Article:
News SectionATC) procedures, they spent 2 hours in the flight simulator and then 2 hours in the Air Traffic Simulator. Covering all aspects to deal with ATC on the ground, tower and in the circuit. p=. In the circuit at virtual RAF Brize Norton
Starting at 0900 on Saturday 14 May, the 8 students spent the day learning and revising ATC procedures. This involved understanding the ground procedures and going through departure clearance, start up request to taxi to runway request.
Once mastered ground control, both what the pilots have to say and the controllers, they moved on to the role of the tower controller and then approach controller. Covering aspects such as, take-off requests, handing over to approach, reporting position in the circuits and even PAN and MAYDAY calls and procedures.
Caption: Cdt Sault and Cdt Raikundlia looking after the guys in the simulator
Using the latest Civilian Aviation Authority Radio Telephony manual (CAP 413), cadets had to spend time not only as the crew in the aircraft but as Ground, Tower and Approach Controller. Having spent all Saturday learning the theory, they are then allocated a 4 hour slot, 2 hours in the flight simulator and then 2 hours as a controller. They are pared in crews of 2 and one crew will be in the flight sim and the other crew will be air traffic for them. They will go from a cold start on the aircraft remembering everything from the previous course and now adding ATC into the mix, they will taxi, take off, perform a number of approaches then land and shut the aircraft down. Swapping crews then doing it all again!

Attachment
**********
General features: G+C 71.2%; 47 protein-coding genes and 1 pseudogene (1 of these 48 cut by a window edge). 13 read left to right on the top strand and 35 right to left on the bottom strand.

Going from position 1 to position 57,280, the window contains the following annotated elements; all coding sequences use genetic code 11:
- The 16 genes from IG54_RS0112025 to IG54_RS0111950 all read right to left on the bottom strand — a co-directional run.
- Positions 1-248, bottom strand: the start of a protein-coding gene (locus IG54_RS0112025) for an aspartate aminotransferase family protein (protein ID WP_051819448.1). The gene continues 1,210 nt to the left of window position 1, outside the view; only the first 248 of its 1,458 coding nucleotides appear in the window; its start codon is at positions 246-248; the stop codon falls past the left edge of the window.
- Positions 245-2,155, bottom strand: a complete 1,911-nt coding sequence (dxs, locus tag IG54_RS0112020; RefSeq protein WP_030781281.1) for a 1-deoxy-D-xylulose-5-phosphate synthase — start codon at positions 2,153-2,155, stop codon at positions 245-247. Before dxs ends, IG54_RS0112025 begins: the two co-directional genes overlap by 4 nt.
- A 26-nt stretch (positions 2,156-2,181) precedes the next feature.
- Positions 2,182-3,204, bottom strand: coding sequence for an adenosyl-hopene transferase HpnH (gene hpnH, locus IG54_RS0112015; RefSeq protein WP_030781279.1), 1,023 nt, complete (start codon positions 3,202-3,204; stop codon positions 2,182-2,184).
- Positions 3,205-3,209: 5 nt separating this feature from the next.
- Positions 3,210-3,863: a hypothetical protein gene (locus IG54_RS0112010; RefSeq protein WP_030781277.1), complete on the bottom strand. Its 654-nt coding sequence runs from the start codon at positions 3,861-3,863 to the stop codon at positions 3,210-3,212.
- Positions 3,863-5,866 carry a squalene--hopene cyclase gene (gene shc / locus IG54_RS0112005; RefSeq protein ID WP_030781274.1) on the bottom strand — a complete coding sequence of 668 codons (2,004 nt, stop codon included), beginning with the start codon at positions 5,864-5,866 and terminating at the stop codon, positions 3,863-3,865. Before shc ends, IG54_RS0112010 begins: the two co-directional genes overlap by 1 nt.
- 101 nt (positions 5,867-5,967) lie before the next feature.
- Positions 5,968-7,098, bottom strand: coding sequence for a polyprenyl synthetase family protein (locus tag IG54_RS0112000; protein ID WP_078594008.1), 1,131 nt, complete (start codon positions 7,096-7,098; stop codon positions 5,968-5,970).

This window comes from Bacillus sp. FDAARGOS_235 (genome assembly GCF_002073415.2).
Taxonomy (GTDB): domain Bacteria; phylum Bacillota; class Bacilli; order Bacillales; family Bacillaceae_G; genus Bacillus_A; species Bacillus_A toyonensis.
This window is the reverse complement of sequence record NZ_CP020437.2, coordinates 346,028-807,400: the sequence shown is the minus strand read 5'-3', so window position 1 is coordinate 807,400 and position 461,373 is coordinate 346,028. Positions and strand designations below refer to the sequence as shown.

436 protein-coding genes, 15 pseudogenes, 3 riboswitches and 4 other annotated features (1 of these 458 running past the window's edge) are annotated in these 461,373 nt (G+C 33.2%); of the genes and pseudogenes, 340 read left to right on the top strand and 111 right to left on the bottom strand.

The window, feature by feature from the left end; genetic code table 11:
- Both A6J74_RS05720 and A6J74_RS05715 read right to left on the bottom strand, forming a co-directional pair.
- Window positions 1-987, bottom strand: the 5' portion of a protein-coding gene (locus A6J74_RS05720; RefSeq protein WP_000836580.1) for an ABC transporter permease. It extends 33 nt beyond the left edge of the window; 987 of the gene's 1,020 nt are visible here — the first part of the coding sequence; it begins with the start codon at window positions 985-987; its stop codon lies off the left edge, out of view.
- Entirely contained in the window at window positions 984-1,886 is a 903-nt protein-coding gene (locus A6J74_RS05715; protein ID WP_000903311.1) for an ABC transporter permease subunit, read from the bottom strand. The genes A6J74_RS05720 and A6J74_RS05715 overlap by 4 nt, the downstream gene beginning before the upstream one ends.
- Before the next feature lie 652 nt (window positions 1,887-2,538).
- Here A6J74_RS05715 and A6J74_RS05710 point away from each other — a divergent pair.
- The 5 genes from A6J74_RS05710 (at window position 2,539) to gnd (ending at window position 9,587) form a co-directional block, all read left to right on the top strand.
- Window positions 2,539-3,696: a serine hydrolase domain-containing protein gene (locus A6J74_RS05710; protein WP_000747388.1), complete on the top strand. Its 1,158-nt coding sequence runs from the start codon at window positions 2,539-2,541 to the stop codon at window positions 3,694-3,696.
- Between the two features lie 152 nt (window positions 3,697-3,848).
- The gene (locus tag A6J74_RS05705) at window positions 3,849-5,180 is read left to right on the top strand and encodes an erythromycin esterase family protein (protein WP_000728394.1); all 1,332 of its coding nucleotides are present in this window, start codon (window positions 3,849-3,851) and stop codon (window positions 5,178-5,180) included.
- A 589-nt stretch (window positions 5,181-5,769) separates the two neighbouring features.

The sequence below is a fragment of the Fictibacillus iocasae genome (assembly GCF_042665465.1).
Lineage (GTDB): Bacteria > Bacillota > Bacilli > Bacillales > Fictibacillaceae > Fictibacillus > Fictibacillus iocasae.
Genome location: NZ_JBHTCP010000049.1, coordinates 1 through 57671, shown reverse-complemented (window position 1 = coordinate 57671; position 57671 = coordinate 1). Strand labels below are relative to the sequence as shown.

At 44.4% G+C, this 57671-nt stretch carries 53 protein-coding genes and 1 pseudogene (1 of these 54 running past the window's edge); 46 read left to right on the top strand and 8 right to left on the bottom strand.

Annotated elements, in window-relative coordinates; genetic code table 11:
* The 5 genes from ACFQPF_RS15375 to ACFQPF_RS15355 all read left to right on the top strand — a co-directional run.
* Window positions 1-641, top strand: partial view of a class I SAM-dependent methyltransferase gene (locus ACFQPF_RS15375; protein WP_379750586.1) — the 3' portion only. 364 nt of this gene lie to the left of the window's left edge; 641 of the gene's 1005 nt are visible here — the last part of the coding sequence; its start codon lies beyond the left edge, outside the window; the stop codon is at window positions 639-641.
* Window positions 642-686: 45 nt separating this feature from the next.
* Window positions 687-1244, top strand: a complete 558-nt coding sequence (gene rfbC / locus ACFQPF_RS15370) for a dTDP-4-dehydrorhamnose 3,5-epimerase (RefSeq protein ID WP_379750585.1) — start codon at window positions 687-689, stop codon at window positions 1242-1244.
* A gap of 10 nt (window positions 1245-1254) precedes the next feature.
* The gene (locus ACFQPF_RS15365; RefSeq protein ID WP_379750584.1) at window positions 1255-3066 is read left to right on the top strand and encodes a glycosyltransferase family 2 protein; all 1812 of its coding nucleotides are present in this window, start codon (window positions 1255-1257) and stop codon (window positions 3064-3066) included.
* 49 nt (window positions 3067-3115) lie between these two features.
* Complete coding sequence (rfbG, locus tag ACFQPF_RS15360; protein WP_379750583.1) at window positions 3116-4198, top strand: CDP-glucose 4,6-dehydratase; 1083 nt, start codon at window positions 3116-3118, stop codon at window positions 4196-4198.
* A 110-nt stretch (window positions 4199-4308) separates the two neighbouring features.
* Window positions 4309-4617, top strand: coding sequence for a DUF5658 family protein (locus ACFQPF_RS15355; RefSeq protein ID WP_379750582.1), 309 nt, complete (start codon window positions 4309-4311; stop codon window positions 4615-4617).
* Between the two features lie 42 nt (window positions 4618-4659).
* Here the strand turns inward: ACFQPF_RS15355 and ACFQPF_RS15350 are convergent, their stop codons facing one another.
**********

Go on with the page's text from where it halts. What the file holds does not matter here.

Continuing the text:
If you want to see what the course was like please visit http://www.youtube.com/watch?v=78yOzJj2jqo and watch the video.
p=. Do you know were we are?
Cadet K Raikundlia said “This has only affirmed my ambition to fly and build my own simulator at home. My brother is also learning at the same time as me, so we can now do Air Traffic for each other at home.”
Flt Lt Andy Faulkner, OC 2502 said, “A lot of work has gone into putting this course together and I can see the cadets have appreciated it and have a good basic knowledge of ATC procedures not only as the tower but as the pilots.”